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Full 11th Circuit overturns precedent for vacating foreign arbitration awards

The en banc ruling adheres to the text of the Federal Arbitration Act and rejects past reliance on the so-called New York Convention’s grounds for vacating an award.

ATLANTA (CN) — The full 11th Circuit issued an opinion Thursday that overruled more than two decades of precedent and joined the majority of other federal appeals courts on which standards govern challenges to foreign arbitration awards.

The Atlanta-based court has long been an outlier in holding that a party’s ability to vacate such an award is exclusively controlled by the standards for nonenforcement under the Convention on the Recognition and Enforcement of Foreign Arbitral Awards, also known as the New York Convention, which regulates foreign and nondomestic arbitration awards for over 169 contracting nations.

However, the majority of other federal circuits have looked to the four factors set out in Section 10 of the Federal Arbitration Act. While both sets of standards for vacatur are similar in concept, they are textually different and have been interpreted and applied differently by various courts.

"We hold that in a New York Convention case where the arbitration is seated in the United States, or where United States law
governs the conduct of the arbitration, Chapter 1 of the FAA provides the grounds for vacatur of an arbitral award. To the extent that Industrial Risk and Inversiones are inconsistent with this holding, we overrule them," U.S. Circuit Judge Adalberto Jordan wrote for the en banc court, referring to prior decisions from 1998 and 2019, respectively.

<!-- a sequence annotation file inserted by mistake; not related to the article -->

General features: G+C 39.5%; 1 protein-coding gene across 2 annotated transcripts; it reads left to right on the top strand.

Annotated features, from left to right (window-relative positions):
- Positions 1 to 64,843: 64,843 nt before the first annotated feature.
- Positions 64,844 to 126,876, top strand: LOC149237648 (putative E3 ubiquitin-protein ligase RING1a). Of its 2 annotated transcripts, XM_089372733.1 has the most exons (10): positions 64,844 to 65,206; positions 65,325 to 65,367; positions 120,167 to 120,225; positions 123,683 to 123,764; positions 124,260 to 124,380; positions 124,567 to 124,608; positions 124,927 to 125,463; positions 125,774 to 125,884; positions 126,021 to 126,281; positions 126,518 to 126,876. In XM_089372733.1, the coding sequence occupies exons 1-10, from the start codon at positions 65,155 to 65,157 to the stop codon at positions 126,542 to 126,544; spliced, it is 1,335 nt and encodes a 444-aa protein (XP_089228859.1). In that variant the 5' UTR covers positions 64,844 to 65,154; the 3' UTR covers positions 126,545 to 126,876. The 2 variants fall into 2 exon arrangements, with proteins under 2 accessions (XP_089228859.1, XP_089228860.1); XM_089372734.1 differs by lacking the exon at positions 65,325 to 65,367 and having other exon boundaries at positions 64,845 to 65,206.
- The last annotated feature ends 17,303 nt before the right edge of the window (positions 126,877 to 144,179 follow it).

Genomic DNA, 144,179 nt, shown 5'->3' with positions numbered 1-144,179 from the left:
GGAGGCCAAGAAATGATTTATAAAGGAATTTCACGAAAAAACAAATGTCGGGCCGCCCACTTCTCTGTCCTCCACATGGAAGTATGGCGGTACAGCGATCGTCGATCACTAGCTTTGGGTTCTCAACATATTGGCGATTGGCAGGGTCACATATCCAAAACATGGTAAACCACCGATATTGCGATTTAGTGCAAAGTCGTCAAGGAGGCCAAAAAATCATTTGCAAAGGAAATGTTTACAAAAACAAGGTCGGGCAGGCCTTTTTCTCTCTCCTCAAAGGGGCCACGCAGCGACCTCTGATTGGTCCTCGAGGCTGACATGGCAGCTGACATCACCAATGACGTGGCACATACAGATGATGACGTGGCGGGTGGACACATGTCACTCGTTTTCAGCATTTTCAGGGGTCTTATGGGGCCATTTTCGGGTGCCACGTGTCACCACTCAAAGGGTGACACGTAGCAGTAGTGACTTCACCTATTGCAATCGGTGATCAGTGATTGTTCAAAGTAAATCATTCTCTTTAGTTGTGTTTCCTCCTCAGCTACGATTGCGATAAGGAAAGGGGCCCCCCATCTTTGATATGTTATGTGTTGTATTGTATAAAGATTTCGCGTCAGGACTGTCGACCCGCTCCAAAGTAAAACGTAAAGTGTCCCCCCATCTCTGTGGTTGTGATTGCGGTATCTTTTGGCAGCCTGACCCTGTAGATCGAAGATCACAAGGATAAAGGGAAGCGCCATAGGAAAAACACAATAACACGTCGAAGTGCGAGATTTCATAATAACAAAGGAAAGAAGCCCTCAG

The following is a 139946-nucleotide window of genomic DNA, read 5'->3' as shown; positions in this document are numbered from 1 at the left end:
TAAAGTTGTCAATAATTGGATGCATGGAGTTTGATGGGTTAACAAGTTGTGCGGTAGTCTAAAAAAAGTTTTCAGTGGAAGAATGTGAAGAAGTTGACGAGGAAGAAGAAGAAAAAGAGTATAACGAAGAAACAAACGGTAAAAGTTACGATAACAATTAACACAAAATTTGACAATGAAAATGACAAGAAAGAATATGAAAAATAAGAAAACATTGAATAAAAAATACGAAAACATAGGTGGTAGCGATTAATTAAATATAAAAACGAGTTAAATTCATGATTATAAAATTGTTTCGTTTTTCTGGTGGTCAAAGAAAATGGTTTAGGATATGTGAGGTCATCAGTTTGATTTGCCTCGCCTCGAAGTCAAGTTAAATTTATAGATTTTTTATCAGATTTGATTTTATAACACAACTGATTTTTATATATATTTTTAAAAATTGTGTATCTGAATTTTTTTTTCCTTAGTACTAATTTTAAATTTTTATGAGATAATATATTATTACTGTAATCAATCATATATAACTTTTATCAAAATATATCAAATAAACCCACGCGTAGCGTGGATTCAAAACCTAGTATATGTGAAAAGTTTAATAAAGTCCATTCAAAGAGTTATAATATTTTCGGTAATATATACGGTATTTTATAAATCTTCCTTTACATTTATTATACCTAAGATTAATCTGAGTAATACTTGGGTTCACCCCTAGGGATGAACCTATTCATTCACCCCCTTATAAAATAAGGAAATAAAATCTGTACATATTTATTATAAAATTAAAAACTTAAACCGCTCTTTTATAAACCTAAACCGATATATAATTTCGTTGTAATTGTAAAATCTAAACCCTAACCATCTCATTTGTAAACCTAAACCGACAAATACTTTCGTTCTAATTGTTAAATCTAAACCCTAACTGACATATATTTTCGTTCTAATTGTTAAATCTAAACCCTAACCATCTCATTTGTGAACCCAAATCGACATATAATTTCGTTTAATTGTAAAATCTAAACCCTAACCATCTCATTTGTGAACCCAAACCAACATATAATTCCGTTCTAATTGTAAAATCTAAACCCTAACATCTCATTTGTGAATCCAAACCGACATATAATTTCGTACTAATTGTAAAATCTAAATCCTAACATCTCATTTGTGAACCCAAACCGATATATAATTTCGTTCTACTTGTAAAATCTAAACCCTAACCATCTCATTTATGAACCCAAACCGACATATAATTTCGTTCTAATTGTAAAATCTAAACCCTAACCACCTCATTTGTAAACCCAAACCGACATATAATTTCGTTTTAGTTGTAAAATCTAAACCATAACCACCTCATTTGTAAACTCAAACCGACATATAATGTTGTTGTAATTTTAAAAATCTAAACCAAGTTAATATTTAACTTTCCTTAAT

The ruling explains how there are articles of the New York Convention that set out a limited number of grounds on which "a court can refuse to recognize and enforce an arbitral award," but it does not reference any specific procedures or sets grounds for vacatur in the primary jurisdiction where the award was made.

The court noted that arbitration awards, including international ones, "are not self-enforcing" and require a court judgment to be enforced. Based on a 2020 U.S. Supreme Court decision known as Outokumpu, and the New York Convention’s binary framework, the judges found that the "primary jurisdiction’s domestic law acts as a gap-filler and provides the vacatur grounds for an arbitral award."

"Stated differently, in a case like this one, § 208 of the FAA contemplates that the grounds for vacatur are the ones set out in Chapter 1 of the FAA. And because Article V of the Convention is 'simply silent' on the grounds for vacatur, there is no conflict if Chapter 1 is applied," wrote Jordan, a Barack Obama appointee.

He added, "This is how the Second, Third, Fifth, and Seventh Circuits have interpreted the Convention. Their decisions, which align with the language of Article V of the Convention and Chapter 2 of the FAA, are persuasive."

The appeals court also noted that the convention does not describe or place limits on the capacity of the jurisdiction where the award was rendered to apply its own law in vacating an award, meaning that where parties choose to seat an arbitration can have a significant impact on any judicial review of award.